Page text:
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Kinematics

K.1. Definitions and comments


Model: material points moving with respect to a frame of reference.
Their positions are described by vectors in 3D with the origins in a point
called the origin of the frame. Vectors are right and proper because physics laws
expressed in this way have the same form in all frames.
A material point is a mathematical point having a mass. The mass is the
measure of inertia (see the experiment 1). It does not measure the amount of matter;
for this we use the number of moles. The mass varies with speed in Special
Relativity.
Remark: bodies are formed by many material points. If the distances between
points do not vary the body is rigid. If not we speak of elastic bodies or of fluids.
M
1
and M
2
are two material points. Their positions are given by
( ) ( ) t r t r
2 1
and

, which may vary in time; z y x
u u u

, ,
are unit vectors. If
1
r

is a
constant vector, point M
1
is at rest. If
) (
2
t r

varies in time point M


2
moves. Its
(instantaneous) velocity is defined by:
( )
t
r
t v
d
d
2
2

(K1)
Its speed is the modulus of the velocity. The average speed (for 1D
movement) is the change in the distance divided by the total duration (change in
time):
1
t
d
v
av

(K2)
The variation of the velocity is called (instantaneous) acceleration:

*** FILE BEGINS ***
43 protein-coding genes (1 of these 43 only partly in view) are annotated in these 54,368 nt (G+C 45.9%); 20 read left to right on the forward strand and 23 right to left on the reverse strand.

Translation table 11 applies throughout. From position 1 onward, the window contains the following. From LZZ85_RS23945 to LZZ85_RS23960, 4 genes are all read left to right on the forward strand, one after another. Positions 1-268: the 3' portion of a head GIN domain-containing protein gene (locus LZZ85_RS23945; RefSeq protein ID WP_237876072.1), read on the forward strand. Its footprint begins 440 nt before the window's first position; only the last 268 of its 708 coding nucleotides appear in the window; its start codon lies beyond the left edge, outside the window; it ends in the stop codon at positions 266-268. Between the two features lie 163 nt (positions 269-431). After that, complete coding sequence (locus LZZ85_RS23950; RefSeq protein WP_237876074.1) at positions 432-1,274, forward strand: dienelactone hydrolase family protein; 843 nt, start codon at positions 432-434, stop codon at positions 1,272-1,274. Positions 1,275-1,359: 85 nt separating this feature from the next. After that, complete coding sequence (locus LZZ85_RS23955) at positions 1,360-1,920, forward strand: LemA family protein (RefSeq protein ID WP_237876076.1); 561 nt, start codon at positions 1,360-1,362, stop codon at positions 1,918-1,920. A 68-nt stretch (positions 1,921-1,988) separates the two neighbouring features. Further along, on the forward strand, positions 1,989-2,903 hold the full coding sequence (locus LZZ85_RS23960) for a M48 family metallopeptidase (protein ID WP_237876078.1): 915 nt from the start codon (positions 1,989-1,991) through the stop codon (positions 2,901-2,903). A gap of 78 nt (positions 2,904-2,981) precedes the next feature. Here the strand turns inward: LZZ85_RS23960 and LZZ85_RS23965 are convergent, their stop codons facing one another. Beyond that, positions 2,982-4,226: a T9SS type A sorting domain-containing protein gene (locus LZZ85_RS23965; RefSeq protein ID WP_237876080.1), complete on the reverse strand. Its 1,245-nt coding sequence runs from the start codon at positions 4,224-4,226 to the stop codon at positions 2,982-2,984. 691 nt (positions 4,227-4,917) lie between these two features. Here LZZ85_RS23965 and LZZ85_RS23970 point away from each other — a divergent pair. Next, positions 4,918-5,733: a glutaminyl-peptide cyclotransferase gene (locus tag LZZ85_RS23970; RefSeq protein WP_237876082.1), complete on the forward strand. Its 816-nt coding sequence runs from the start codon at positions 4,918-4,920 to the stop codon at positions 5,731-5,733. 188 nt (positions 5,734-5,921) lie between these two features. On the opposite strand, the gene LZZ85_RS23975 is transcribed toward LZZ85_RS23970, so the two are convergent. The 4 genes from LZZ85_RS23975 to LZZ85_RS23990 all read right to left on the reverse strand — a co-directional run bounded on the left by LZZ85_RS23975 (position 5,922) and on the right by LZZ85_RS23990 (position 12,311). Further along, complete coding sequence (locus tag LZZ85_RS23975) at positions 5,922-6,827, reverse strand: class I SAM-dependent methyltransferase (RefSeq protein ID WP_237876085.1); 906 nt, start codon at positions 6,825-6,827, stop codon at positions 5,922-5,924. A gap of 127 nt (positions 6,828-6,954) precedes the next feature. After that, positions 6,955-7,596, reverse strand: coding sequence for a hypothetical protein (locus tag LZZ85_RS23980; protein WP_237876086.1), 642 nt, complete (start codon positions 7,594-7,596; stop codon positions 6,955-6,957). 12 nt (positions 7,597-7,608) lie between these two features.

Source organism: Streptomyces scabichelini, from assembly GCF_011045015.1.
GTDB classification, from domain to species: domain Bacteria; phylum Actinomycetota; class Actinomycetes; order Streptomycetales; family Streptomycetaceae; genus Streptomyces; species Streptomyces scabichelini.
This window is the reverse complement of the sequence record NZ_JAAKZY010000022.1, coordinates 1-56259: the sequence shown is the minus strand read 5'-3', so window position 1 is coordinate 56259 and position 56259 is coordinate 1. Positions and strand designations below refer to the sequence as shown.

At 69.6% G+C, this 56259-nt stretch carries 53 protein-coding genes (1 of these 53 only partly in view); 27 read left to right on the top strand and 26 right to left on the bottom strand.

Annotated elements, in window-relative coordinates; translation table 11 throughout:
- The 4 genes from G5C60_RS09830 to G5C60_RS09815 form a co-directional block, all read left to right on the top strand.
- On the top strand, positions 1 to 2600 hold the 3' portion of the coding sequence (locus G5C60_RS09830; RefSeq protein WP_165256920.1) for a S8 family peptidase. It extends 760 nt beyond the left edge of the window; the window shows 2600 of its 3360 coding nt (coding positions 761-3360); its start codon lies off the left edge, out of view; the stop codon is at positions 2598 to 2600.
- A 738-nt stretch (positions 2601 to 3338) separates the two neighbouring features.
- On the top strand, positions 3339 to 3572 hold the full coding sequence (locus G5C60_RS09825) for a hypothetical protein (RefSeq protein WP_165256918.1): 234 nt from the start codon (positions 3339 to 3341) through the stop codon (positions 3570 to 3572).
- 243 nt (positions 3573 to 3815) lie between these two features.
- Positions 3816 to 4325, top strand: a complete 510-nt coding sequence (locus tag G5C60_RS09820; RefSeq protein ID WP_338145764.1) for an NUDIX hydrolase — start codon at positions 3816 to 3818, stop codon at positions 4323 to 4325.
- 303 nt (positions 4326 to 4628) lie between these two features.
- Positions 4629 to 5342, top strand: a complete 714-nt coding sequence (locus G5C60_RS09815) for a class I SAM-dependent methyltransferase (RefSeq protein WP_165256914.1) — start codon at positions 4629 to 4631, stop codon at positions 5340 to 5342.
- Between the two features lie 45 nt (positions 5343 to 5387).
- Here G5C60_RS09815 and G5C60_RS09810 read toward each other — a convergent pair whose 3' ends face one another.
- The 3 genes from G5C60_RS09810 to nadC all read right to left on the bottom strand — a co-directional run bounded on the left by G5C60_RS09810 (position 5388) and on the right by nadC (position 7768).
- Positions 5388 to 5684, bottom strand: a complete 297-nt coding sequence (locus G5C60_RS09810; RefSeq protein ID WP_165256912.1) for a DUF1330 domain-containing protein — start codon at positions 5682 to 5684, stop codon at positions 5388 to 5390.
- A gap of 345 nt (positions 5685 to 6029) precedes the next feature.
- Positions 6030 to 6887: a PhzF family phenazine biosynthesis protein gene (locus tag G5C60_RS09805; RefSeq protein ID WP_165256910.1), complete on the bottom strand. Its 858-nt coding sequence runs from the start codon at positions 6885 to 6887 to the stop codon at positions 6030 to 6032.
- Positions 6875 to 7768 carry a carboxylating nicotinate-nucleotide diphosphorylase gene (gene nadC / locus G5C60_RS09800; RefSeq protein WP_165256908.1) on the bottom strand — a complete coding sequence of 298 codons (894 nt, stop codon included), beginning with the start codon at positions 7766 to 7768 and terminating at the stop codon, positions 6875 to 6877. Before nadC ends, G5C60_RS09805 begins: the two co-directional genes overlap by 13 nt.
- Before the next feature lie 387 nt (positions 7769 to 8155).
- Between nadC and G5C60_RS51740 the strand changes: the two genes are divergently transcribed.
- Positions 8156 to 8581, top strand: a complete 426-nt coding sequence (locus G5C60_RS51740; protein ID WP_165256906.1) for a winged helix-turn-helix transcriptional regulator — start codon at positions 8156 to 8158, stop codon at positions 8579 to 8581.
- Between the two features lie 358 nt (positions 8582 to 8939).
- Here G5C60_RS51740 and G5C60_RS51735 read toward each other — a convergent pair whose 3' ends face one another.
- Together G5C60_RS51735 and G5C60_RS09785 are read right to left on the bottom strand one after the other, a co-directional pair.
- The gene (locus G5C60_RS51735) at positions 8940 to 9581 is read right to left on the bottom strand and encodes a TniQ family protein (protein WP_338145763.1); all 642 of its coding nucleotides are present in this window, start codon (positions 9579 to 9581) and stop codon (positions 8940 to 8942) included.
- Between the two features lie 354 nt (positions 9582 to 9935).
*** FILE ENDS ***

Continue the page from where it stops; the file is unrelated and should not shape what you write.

( )
t
v
t a
d
d
2
2

(K3)
Exercise. Analyze the following affirmations:
- Acceleration and velocity are always parallel
- Acceleration and velocity 1D have always the same direction
- When velocity has a maximum, so does the acceleration
- When acceleration has a maximum, so does the velocity
- When speed is constant acceleration is zero.
K.2. Cartesian coordinates
We use fixed orthogonal axes. Position:
( ) ( ) ( )
z y x
u t z u t y u t x t r

+ + ) (
(K4)
Velocity:
( ) ( ) ( ) ( )
z y x
u t z u t y u t x t r t v


+ + ) (
(K5)
Acceleration:
( ) ( ) ( ) ( )
z y x
u t z u t y u t x t r t a




+ + ) (
(K6)
Remark: What if the axes move? When we should use such a coordinate
system? We have to choose the frame the best suited for the problem, i.e. where the
equations are the simplest. One needs a moving frame when one studies the
movement of a body on the surface of another body which moves in its turn, as would
be a material point moving inside a sphere in rotation. Two obvious frames appear to
be interesting: the Earth assumed at rest or the sphere assumed at rest. Other examples
are given by problems having certain symmetry: spherical, cylindrical, plane.
Example.
1.The position of a body is given by
y x
u u t t r

15 6 ) (
2

. Compute
( ) ( ) t a t v

and
. What movement the body has?
Answer:
( )
y x
u u t t v

15 12
;
x
u a

12
;
K.3. Polar coordinates
2
If a body rotates in a plane a polar frame is appropriate.
y x r
u y u x u r r

+ sin , cos r y r x
(K7)
y x y x r
u u u u u u



cos sin sin cos + +
(K8)
Or in matrix form:

,
_

,
_

,
_

y
x
r
u
u
u
u

cos sin
sin cos
(K8)
Exercise: express
x
u

and y
u

in terms of
r
u

and

.
If angle varies in time, = (t), so do unit vectors

u u
r

and
.
The velocity and acceleration in polar coordinates are:
3

u v u v u r u r u r u r r v
r r r r r


+ + + (K9)

( ) ( )

u r
t r
u r r u r r u r r r a
r r




1
]
1

+ + +
2 2 2
d
d 1
) ( 2 ) (
(K10)
Particular situation: uniform circular motion, r =const.,

=const.:
r
u r a u r v

2


.
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